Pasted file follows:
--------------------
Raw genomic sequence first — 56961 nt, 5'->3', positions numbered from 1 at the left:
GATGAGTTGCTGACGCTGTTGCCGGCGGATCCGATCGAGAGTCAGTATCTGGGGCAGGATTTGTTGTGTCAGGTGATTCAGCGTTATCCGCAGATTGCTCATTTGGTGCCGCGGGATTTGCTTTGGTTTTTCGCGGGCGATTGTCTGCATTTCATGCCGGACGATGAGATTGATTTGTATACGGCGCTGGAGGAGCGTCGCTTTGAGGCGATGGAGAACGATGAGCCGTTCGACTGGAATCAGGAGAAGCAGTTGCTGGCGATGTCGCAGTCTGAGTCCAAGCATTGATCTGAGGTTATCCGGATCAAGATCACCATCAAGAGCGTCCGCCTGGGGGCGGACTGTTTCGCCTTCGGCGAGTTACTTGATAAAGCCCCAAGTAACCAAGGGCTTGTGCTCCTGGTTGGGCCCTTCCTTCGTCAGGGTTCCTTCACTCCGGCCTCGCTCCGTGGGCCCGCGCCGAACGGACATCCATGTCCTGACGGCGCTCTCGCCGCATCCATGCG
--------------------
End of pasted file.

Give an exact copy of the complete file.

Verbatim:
Raw genomic sequence first — 56961 nt, 5'->3', positions numbered from 1 at the left:
GATGAGTTGCTGACGCTGTTGCCGGCGGATCCGATCGAGAGTCAGTATCTGGGGCAGGATTTGTTGTGTCAGGTGATTCAGCGTTATCCGCAGATTGCTCATTTGGTGCCGCGGGATTTGCTTTGGTTTTTCGCGGGCGATTGTCTGCATTTCATGCCGGACGATGAGATTGATTTGTATACGGCGCTGGAGGAGCGTCGCTTTGAGGCGATGGAGAACGATGAGCCGTTCGACTGGAATCAGGAGAAGCAGTTGCTGGCGATGTCGCAGTCTGAGTCCAAGCATTGATCTGAGGTTATCCGGATCAAGATCACCATCAAGAGCGTCCGCCTGGGGGCGGACTGTTTCGCCTTCGGCGAGTTACTTGATAAAGCCCCAAGTAACCAAGGGCTTGTGCTCCTGGTTGGGCCCTTCCTTCGTCAGGGTTCCTTCACTCCGGCCTCGCTCCGTGGGCCCGCGCCGAACGGACATCCATGTCCTGACGGCGCTCTCGCCGCATCCATGCG